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Why M’sians pay higher electricity rates

Pakatan Rakyat MPs, irked by minister's response,
lay the blame squarely on the government's
direct tenders to IPPs.
KUALA LUMPUR: Closed tenders involving Independent Power Producers (IPPs) ultimately lead to higher electricity prices, said Pakatan Rakyat MPs.

PJ Utara MP (DAP) Tony Pua said that Malaysians paid more for their electricity than the Thais despite local IPPs getting more natural gas subsidies.

“Despite higher subsidies in Malaysia, our electricity prices are higher. They are higher than in Thailand, despite local IPPs enjoying much higher subsidies than in Thailand,” he told reporters in Parliament lobby.

“Natural gas is supplied to Malaysian IPPs at RM13.70 mmBtu while it is 68.6% higher in Thailand at RM23.10 mmBtu. Despite that, a consumer using 500kW of electricity a month in Thailand pays only RM129.50, or 21.4% cheaper than Malaysians at RM157.20.”

The difference, he said, was due to an “extremely” competitive Thai IPP market, where the government awards concessions after prequalification exercises, based “strictly” on price.

Pua was responding to a written response from Energy, Green Technology and Water Minister Peter Chin Fah Kui, over IPP concessions and closed tenders.

The DAP MP asked why the concessions involving the 1000-megawatt (MW) coal-powered plant in Tanjung Bin, Johor, were not given out through an open tender.

Responding to Pua, Chin said that the plant project needed to be completed in a “short time”.

“The project has been awarded through a limited tender at a brownfield site, because it needs to be completed in a short time, and has to be operational from 2016,” he said.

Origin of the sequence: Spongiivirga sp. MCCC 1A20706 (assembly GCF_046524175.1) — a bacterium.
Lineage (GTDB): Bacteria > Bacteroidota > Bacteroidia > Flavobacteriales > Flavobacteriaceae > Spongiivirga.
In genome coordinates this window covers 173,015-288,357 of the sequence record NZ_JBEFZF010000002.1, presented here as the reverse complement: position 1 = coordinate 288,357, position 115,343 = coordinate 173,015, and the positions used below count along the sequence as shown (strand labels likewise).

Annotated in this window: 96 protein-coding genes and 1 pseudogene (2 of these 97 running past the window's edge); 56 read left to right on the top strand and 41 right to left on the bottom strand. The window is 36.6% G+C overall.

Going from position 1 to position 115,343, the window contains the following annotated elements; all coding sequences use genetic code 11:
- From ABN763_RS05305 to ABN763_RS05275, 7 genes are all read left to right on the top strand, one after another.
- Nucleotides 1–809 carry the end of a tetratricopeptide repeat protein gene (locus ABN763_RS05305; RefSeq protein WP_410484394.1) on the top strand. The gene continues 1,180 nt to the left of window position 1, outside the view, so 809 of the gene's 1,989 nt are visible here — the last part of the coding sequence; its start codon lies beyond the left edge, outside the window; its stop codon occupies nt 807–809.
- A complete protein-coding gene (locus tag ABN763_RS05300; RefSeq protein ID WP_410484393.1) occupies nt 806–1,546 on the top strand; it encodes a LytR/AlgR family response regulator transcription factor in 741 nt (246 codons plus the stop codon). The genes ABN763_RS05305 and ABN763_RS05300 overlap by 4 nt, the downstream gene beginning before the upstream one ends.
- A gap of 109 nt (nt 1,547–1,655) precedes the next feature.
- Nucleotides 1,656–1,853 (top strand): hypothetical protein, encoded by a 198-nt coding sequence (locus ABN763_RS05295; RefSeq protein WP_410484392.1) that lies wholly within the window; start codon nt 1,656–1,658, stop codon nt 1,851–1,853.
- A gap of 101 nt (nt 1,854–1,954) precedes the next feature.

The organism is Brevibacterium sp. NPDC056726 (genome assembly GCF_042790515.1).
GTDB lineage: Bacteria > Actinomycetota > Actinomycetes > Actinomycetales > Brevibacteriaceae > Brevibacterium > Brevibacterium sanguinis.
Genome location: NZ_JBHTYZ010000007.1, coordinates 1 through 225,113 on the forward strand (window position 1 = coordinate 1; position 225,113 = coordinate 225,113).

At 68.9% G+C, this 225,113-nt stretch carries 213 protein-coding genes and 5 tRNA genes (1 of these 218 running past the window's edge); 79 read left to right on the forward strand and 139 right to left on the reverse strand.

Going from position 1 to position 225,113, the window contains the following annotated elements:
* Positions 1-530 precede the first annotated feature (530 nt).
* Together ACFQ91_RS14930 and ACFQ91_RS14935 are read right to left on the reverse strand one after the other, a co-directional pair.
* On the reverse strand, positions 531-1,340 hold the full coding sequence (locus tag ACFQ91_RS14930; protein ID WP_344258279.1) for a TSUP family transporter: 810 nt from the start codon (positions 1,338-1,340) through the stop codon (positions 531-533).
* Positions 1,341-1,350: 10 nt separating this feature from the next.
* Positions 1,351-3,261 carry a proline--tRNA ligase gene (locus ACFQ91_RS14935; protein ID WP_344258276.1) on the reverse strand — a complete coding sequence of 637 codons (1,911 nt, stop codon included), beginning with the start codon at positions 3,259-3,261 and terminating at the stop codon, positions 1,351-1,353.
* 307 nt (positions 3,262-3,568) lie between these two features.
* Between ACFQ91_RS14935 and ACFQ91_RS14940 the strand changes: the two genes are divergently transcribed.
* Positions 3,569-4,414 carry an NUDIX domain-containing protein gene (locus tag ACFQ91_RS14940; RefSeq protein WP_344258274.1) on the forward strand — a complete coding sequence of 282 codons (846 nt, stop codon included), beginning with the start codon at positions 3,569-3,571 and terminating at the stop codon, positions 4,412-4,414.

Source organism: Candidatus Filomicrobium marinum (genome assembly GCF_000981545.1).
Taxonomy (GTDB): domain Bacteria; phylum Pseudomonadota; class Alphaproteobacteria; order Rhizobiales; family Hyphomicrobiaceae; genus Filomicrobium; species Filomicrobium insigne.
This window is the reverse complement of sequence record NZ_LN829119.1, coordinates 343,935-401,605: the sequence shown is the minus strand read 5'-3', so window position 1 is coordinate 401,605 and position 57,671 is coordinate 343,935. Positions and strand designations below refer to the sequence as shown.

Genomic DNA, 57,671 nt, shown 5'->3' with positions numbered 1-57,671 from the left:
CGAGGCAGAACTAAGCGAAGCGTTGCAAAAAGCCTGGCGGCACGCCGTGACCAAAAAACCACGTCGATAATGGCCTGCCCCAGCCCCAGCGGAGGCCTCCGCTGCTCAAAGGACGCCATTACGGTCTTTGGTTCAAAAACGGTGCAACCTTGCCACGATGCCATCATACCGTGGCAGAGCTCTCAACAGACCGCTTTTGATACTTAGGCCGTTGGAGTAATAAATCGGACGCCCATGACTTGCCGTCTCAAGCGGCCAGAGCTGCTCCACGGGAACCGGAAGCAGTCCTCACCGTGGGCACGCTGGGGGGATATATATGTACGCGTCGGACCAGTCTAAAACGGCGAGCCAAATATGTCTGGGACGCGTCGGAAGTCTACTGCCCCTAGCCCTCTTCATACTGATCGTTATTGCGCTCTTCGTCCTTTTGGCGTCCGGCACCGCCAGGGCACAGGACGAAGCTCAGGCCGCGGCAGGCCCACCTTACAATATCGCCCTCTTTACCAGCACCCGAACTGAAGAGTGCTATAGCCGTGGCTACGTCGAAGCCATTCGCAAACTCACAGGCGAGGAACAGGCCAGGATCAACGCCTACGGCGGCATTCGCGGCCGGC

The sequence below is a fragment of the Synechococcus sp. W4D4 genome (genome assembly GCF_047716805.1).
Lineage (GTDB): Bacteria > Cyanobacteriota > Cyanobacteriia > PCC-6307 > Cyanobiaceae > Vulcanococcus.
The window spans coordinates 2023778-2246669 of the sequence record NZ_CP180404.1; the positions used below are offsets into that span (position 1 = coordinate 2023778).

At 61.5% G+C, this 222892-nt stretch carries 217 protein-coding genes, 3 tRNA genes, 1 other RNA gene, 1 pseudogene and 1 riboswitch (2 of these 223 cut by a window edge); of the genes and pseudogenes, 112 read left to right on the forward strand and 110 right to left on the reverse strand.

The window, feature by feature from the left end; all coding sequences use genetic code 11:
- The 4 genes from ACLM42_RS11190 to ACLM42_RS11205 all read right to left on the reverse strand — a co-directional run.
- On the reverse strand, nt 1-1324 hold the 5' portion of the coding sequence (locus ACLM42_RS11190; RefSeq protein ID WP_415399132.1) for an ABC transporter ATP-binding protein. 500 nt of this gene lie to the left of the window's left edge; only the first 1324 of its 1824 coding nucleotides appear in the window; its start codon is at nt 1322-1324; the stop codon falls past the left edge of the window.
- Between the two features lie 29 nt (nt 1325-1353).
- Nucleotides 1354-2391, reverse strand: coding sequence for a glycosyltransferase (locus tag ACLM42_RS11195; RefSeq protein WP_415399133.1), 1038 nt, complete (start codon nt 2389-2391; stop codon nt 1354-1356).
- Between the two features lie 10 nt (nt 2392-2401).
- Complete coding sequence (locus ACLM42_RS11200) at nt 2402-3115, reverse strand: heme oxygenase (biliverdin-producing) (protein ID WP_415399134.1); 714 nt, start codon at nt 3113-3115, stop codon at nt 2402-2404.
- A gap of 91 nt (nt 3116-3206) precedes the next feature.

Govt’s tender exercise ‘scandalous’

Chin then confirmed that the tender involved two companies: Jimah Energy Ventures and Tanjung Bin Power.

He also said that the Power Purchasing Agreement (PPA) was still being finalised by the Energy Commission, with an intended finish by the end of the year.

PJ Utara MP (DAP) Tony Pua
This answer irked Pua, who slammed the government for not only awarding tenders to selected IPPs five years beforehand over supposed urgency, but also did so without coming up with the necessary fine print.

“I fail to understand how a project which is only expected to commence operations in 2016, is so urgent that only two companies were called in,” he said, adding that there were more than half-a-dozen “qualified” IPPs that would have taken part in an open tender.

“It is not surprising that Malaysian electricity prices remain relatively high despite the amount of subsidies the government has allocated to the industry.”

Kuala Selangor MP (PAS) Dzulkefly Ahmad called the tender exercise “scandalous”.

“Prime Minister Najib Tun Razak said that he would be committed to open tenders, transparency, best bidding but it is to naught. They’re back to default mode to giving to cronies (through awarding directly),” he said.

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